To do this, Lewin says you must “shake up” the current state of the core. You should determine where the change needs to be made and why it is necessary for growth or success. Ask the group, team, or organization specific questions that will allow them to re-examine their values and eventually accept a need for change.


After stirring up the status quo, you can implement the change you want. Because you have already set up the stage for this change, there will likely be less resistance to the change you want to implement. Members of the group or the organization may even pitch in to tackle the issues and implement the needed change.

What’s crucial here is to have a well-thought-of plan and an execution road map. The organization needs two things in this stage: communication and support.

Communicate clearly what is about to happen, the steps you need to take, what the future will look like, and why you are doing this again. Give the members of the organization time to understand and appreciate everything.

Of course, even though they understand the rationale behind the change, it is still not easy. Always support your team, appreciate them, and remind them that you are all in this together.


This is the final step. Much like when you wanted to change the rectangular block of ice into a cone-shaped one, this is the part where you have already molded it into your desired state, and all you have to do is to solidify it.

This stage, according to Lewin, allows for the internalization of the changes made for it to become more sustainable and long-lasting. If the first step includes disrupting the status quo, this stage instills in the members’ minds that this is the new normal, equilibrium, and status quo.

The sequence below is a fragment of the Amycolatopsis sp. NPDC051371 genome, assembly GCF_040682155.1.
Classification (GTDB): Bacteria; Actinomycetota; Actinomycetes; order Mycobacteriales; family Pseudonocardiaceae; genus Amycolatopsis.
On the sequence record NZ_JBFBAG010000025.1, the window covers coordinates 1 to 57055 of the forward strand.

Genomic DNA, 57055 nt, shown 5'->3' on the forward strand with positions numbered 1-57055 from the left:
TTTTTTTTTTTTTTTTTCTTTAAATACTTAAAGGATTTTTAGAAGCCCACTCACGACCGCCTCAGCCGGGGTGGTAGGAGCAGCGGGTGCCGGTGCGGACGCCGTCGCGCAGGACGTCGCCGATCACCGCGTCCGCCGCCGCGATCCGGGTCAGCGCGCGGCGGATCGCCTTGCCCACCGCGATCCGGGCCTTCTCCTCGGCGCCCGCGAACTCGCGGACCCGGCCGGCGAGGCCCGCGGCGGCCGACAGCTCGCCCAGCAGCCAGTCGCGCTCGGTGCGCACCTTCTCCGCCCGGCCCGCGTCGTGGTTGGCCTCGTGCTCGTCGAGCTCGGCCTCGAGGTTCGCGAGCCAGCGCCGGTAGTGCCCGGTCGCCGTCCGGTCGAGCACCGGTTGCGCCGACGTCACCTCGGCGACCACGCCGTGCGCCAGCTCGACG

Aside from offering support and guidelines on sustaining the changes made, motivate your team to continue by celebrating the little wins along the way.

How it Can Be Applied in the Real World?

Since this is one of the simplest models of change, it can be easily followed by members at any level. This model is effective for large-scale organizations such as Amazon and smaller-scale organizations like schools because they are easy to implement. In large-scale corporations, it is easy to lose particular information as instructions are passed on from one department to another. Since Lewin’s model only has three steps, there is less room for misinterpretation and misinformation. Also, smaller-scale organizations do not need complexities to introduce change. This model is simple and straightforward enough to get the job done.

How Can OKRs Make the Change Process More Effective?

Lewin’s Change Management Model can provide a valuable framework for managing the change process. The OKR methodology can be used to set specific goals for the change and define the key results to indicate progress toward those goals. This goal-setting framework ensures that the organization is focused on achieving specific outcomes related to the change and can measure progress toward those outcomes. The two frameworks provide a structured approach to change management that can minimize disruption and ensure the transition is implemented smoothly and effectively.


Change is the beating heart of progress, and nowhere is that truer than in business. Change can only be sustained if it becomes ingrained in the corporate culture. New behaviors and attitudes must be rooted in social norms and shared values. Organizations must consciously demonstrate how new approaches have helped improve performance. When people see the benefits of change, they are more likely to embrace and incorporate it into their daily work. By institutionalizing change in this way, organizations can ensure that new behaviors and attitudes stick even after the initial pressure for change has subsided.

For actionable OKRs get started with Profit.co

Book a Free Demo

Related Articles